January 13, 2000

Washington, DC- The Computer & Communications Industry Association (CCIA) has long supported the elimination of ineffective and counterproductive encryption export controls and applauds the Clinton Administration for fulfilling the promise of unburdening our industry from these unwise and unnecessary restrictions.

In response to yesterday’s release of interim final regulations by the Commerce Department’s Bureau of Export Administration, CCIA President Edward J. Black stated, “We believe this is truly a sea change for the high-tech industry and consumers. Our members have been unanimous in their view that export controls have weakened electronic security on balance while tilting the marketplace so that domestic encryption products could not compete in the worldwide market. The Administration’s new regulations largely eliminate this inequity.”

Encryption is the primary means by which digital information and communications is protected from unauthorized access by hackers, criminals, spies, or just the curious. Through cryptography, computer users can scramble their data, rendering it indecipherable to interlopers.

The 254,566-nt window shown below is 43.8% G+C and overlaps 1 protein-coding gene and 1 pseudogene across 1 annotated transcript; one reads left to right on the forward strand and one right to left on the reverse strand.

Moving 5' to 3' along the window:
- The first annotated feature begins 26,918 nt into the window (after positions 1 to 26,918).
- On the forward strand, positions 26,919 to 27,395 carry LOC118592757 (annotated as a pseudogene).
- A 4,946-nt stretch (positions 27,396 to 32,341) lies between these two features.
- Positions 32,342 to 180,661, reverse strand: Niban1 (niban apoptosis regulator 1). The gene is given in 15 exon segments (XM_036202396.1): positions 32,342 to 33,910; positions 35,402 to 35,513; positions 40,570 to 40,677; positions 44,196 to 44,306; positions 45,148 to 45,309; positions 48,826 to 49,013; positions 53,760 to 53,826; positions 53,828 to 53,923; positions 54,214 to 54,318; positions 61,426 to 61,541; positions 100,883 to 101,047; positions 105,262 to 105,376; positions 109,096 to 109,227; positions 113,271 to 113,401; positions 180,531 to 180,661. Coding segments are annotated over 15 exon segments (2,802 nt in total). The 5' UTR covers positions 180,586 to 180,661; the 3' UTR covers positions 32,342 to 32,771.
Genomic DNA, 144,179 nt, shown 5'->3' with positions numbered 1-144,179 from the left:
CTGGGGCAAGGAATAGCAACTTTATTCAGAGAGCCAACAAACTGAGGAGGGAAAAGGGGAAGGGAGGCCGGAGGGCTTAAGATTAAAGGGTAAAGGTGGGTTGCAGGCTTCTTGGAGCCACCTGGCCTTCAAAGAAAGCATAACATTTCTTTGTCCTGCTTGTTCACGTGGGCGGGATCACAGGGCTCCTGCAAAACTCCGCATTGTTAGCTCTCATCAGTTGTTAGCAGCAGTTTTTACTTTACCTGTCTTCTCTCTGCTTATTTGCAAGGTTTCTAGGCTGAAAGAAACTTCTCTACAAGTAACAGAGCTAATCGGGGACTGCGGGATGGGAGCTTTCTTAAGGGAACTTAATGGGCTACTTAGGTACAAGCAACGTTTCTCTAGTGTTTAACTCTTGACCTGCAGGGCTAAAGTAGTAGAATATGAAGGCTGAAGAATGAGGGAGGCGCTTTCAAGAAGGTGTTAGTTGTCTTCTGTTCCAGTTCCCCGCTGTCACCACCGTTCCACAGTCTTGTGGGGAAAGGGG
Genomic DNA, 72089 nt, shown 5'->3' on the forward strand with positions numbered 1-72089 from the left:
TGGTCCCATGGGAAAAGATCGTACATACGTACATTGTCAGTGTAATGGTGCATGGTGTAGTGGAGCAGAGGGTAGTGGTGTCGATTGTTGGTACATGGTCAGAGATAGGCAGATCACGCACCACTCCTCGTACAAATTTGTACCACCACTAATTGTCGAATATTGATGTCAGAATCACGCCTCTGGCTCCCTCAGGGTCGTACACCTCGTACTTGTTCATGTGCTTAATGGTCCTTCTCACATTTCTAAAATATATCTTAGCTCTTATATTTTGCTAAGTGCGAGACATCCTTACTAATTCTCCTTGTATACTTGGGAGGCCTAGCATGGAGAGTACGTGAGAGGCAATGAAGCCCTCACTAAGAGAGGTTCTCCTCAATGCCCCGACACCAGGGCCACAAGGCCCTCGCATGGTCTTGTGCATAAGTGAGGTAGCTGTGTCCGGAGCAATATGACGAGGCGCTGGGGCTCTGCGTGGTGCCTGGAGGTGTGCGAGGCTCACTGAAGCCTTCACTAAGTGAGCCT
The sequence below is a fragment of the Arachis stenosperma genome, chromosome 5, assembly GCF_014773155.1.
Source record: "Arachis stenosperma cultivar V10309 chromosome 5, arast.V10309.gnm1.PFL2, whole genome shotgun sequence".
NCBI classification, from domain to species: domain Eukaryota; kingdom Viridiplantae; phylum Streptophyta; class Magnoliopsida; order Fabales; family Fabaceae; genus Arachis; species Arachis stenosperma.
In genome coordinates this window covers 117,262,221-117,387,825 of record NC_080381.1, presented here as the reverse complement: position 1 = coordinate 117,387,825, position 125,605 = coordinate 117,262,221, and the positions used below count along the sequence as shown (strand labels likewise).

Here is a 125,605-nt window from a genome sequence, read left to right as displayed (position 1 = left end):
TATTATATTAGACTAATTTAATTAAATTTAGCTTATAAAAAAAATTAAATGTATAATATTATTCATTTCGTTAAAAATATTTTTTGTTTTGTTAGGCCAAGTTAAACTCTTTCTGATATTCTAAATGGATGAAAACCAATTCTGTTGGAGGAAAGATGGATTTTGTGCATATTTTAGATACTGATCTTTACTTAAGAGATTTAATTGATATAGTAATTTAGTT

CCIA has been a leader in efforts to persuade this and previous Administrations to eliminate encryption restrictions as well as efforts to enact legislation such as H.R. 850, the Security and Freedom through Encryption (SAFE) Act, which would lift most controls on encryption exports. “The SAFE bill really provided the impetus for this new policy, and its chief sponsors, Congressman Bob Goodlatte (R-Virginia) and Congresswoman Zoe Lofgren (D-California), deserve much of the credit for this victory.”

It took insight and courage to finally change the fundamental concepts of a flawed policy, and while the new regulations are somewhat complicated and leave some matters unaddressed, we believe that the interim final regulations will allow our companies to export their products and provide confidentiality and security to consumers.”

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